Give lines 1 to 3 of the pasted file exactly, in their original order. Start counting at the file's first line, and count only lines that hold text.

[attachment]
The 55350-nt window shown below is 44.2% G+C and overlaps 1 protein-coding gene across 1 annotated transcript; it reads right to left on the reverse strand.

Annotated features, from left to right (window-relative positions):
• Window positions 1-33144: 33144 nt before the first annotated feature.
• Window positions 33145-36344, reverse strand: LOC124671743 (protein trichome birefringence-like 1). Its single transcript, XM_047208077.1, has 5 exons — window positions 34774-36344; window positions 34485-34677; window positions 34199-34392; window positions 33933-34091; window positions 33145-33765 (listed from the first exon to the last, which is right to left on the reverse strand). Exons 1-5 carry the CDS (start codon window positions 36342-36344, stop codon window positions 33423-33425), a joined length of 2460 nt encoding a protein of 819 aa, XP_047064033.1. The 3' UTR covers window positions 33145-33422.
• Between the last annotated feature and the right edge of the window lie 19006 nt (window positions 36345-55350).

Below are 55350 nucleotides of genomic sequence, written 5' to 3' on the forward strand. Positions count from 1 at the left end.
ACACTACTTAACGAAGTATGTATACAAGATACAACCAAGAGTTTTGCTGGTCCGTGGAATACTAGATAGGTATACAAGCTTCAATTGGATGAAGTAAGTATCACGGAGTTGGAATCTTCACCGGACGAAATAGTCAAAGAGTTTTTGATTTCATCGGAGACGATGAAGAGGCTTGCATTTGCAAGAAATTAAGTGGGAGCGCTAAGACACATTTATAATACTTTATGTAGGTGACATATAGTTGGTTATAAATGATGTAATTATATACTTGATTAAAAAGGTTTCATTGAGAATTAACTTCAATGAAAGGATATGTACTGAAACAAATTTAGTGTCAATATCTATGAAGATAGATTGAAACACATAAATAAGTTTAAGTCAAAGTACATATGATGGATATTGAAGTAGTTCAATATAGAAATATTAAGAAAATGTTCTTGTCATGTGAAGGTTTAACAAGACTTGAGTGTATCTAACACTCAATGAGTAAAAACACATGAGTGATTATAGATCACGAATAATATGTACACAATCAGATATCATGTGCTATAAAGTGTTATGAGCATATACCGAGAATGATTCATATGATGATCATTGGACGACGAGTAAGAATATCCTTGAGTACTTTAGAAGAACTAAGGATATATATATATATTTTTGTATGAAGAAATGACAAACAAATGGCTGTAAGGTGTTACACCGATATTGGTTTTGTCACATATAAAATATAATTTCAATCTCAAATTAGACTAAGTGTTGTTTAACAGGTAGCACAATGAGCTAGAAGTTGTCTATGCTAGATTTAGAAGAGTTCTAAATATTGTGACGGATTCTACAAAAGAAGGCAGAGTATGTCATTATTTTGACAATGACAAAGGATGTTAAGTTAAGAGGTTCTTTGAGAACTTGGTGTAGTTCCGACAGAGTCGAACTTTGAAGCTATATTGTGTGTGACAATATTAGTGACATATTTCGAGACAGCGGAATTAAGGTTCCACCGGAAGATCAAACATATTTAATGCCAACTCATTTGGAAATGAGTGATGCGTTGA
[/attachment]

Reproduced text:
The 55350-nt window shown below is 44.2% G+C and overlaps 1 protein-coding gene across 1 annotated transcript; it reads right to left on the reverse strand.

Annotated features, from left to right (window-relative positions):
• Window positions 1-33144: 33144 nt before the first annotated feature.